Hiring more globally also increases our team diversity, a needed ingredient for tech innovation. This past fall, for instance, tech publisher Wiley conducted a U.S. survey on diversity within the tech sector in which 64 percent of participants in the survey said they believe minorities are discriminated against in the tech recruitment process. This has to change, and now. At Architech, we are proud that 57% of our workforce identify as people of the global majority .
4. Greater sustainability and environmental stewardship: The recent COP26 summit hosted by the United Nations made it clear that we all have a responsibility in responding to what one official called a “code red for humanity.”
Fortunately, there is plenty of data to suggest that remote work could help tackle some of the biggest threats to the Earth’s natural resources. According to the Environmental and Energy Study Institute, for instance, 40% of carbon emissions come from buildings like office towers. A study from FlexJobs and Global Workforce Analytics, meanwhile, found that 3.9 million people working from home at least half time would reduce greenhouse emissions by an amount equivalent to removing 600,000 cars for an entire year. Architech’s work from home allowance helps here by making it easy for our team members to choose green energy such as Bullfrog Power.
I spoke with Rosie, Architech’s Sustainable Development Lead. She said using eco-friendly mailers, switching our wellness budgets to allow eco-friendly home devices, changing where and how we order lunches, it all has an impact and it’s great to be able to keep that integrity.
“Switching to remote really forced us to look at what we are doing with intent, try new things, and do more for the environment,” she added.
5. Improved Business Continuity and Adaptability: The pandemic has highlighted the need to continue operations seamlessly without disruption. It is entirely possible that covid continues as a global threat, and that additional variants or other health-related threats surface over time. A remote-first policy helps to ensure this business continuity in the face of uncertainty. Hiring staff on a more global basis avoids concentrations in just a couple cities or countries.
A remote-first approach provides the highest level of agility. We avoid locking into long and costly office lease agreements. Office space is no longer a constraint to our growth.
Building a better future
We were fortunate in that our office in Poland had been operating for five years before the pandemic began. That gave us a head start on a fully distributed working model and allowed us to adapt seamlessly once it became necessary across the board. We had also invested heavily in our culture, new hire onboarding, multi-office collaboration, modern digital tools, and a delivery process that was prepped and ready for remote work. The past 18 months have simply been a forced experiment for how to make it all work well.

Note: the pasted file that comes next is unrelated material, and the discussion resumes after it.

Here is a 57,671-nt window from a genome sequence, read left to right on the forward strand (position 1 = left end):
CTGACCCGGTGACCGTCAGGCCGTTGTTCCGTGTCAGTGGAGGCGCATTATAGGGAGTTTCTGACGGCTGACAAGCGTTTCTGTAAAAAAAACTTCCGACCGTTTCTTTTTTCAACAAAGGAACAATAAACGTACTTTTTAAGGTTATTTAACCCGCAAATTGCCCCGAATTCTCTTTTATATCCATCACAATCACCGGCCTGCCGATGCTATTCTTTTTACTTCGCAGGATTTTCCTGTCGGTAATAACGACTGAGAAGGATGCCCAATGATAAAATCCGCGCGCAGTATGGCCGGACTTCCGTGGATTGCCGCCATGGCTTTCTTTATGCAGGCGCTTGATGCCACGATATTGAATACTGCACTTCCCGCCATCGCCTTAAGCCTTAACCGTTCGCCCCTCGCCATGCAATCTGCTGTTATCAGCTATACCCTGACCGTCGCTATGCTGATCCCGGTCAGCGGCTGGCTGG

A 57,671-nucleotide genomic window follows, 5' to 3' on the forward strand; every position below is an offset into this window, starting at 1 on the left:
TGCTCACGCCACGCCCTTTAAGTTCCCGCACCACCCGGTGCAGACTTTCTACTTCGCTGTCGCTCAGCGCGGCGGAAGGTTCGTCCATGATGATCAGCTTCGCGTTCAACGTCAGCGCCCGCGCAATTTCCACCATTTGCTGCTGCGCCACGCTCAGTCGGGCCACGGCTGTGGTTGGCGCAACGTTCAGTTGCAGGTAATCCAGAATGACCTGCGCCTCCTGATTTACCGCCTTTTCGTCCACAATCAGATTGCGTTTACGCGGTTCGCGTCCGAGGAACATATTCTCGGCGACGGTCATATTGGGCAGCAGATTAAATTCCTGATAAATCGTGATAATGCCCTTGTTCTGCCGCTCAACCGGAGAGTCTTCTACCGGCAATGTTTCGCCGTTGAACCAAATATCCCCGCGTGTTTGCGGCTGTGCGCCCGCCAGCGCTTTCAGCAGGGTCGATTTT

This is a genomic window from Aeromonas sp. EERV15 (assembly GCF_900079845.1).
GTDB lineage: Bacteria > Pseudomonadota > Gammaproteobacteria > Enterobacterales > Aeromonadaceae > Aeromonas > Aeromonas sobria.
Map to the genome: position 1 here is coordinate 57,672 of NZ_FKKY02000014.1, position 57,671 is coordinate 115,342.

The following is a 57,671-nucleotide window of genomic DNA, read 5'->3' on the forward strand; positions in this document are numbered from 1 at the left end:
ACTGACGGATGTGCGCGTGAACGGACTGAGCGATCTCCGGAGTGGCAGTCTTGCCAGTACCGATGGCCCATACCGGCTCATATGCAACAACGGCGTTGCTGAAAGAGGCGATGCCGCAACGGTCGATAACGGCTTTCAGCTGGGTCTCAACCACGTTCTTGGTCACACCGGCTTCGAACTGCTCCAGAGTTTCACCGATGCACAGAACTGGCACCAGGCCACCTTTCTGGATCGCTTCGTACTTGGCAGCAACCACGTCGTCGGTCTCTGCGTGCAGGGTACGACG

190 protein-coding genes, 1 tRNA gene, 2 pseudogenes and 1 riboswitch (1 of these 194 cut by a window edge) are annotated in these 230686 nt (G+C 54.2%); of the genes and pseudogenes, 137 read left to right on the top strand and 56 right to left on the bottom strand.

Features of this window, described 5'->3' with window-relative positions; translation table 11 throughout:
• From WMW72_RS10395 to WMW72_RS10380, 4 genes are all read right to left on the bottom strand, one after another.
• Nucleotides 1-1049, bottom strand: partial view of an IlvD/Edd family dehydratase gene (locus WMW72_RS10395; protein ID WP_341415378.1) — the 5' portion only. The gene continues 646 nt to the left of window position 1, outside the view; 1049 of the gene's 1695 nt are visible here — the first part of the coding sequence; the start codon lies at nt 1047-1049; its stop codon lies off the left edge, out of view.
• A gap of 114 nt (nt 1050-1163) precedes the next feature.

I’m thrilled that our client project results, productivity, and team morale have been outstanding. We’ve had fun and stayed connected with hikes, kayaking, and other outdoor socials, as well as a wide range of informal and structured virtual events. Our future is warm and inviting with many opportunities to remain connected and forge new friendships across our company, clients, and communities.
We were also fortunate not to be constrained by commitments to fancy offices like many of our competitors. I am grateful that we can be agile and do the right thing for our team rather than trying to convince them to return to spaces in which they don’t want to be. Our teammates want more balance, purpose, and flexibility. We’ve heard them, which is why there is now a Remote Culture committee that will shape the future of how we work and connect. It will also play a role in guiding the way we develop our benefits and culture as the pandemic, and our company, evolves.
That said, we recognize that we need to purposefully design our workflow and communications to prioritize varying employee locations. Erica Dhawan said it best in her book Digital Body Language: How to Build Trust and Connection, No Matter the Distance: body language hasn’t disappeared behind a screen, it has transformed.
That means we need to recognize signals that can indicate empathy, inclusion and psychological safety. It could be as simple as using a pause on a video call to let people absorb information rather than rushing to fill the silence. It can be creating policies around which digital channels are best for sharing for brief updates versus in-depth communication. Promoting accessibility — through captions on video calls, for instance — should become the new best practices. Marima, Architech’s Head of Business Operations and Remote Work, said as much to me in conversation.
“We know that listening and understanding everyone’s different needs is essential,” she says. “We know we may not get it right the first time, but we plan to take an agile approach and continue improving as we evolve and change.”
I’m excited at what’s ahead as we build a modern boutique. As a remote-first firm, we will continue to innovate, grow, and optimize. We’re being more intentional about how and when to get together to work and socialize. We are strengthening our culture and improving our overall team experience and health.
Rosie sums it up well. “Our office was more like a home, the place you wanted to be. But it wasn’t a magic portal,” she says. “Our people are what made it so special, and continue to make it special. The only difference is I get to see their pets on a weekly basis too.”
The world has changed. And it continues to change exponentially. Our purpose as a company is to build a better future. We’re embracing that better future head-on.